WORLD-OBITS-L ArchivesArchiver > WORLD-OBITS > 2007-06 > 1182939957
From: "Peter McCrae" <>
Subject: [WORLD-OBITS] MACNAUGHTAN: Alan MacNaughtan aug,2002
Date: Wed, 27 Jun 2007 11:25:57 +0100
Last Updated: 9:55pm BST 30/08/2002
Alan MacNaughtan, who died on Thursday aged 82, was one of the best
exponents of benign authority and disdainful assurance on the post-war
Tall, poised, polished and dryly humorous, he brought style and elegance to
all his roles in a career spanning more than half a century in plays, films
and on the television. Whether speaking for the Church or the Aristocracy,
Scotland Yard or Shakespeare, MacNaughtan commanded attention; as bishops or
judges, peers or mayors, captains or kings in Shakespeare, Shaw, Chekhov or
Strindberg he had an innate dignity and quietly masterful way with the
A supremely eloquent player, he could range from King Lear to snappy,
American, snarling farce: never with more obvious and pungent insight than
in a revival of The Front Page, by Ben Hecht and Charles MacArthur, in the
1970s during a busy and rewarding spell with the National Theatre in its Old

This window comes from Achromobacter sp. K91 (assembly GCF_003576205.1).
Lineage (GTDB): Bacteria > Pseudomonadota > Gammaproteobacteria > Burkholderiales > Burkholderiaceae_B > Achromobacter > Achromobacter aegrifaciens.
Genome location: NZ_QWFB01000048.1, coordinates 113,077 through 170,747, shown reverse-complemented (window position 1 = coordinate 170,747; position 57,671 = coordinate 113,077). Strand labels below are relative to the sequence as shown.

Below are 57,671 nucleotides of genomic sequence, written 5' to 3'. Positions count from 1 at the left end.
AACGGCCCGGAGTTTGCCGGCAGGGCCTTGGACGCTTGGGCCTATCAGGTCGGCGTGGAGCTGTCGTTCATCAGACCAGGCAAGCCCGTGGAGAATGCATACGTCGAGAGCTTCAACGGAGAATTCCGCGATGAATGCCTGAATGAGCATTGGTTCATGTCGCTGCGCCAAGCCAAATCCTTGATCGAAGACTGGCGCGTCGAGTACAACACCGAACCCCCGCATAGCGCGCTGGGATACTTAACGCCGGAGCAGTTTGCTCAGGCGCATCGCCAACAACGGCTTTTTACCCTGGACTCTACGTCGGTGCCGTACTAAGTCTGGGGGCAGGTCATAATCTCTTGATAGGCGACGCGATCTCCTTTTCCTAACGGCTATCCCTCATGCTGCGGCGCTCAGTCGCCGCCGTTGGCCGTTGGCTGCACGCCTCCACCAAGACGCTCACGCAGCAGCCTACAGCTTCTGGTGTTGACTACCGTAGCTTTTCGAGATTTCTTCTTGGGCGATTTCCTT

Vic heyday. As Walter Burns, the prowling, growling unscrupulous editor of a
1930s Chicago daily, the actor roared and raged with supremely disciplined
Other performances that brought MacNaughtan considerable acclaim with the
National Theatre Company included a cool, silken-suited Philinte in Tony
Harrison's updated version of Moliere's The Misanthrope, mixing, as a critic
put it, "staidness and humanity in subtle proportions"; a silvery, sinister,
insinuating Duke in Jonathan Miller's "mobile" production of Measure for
Measure; and, while few others gained much critical credit in a revival of
Macbeth with Denis Quilley in the title role, MacNaughtan's Duncan was
satisfyingly "grand and wise".
Where MacNaughtan remained a master in an age which had begun to neglect the
spoken word was in his gift for expressing its power with easeful authority.
He made audiences hang upon his next sentence. It was a talent which paid
off, particularly in the plays of Shaw.
As The Daily Telegraph observed of MacNaughtan's Lord Summerhays in the
1962-63 revival of Misalliance (Oxford Playhouse, Royal Court and
Criterion), "he paces his lines to languorous perfection".
MacNaughtan's 1979 King Lear - "a gentle cross between Father Christmas and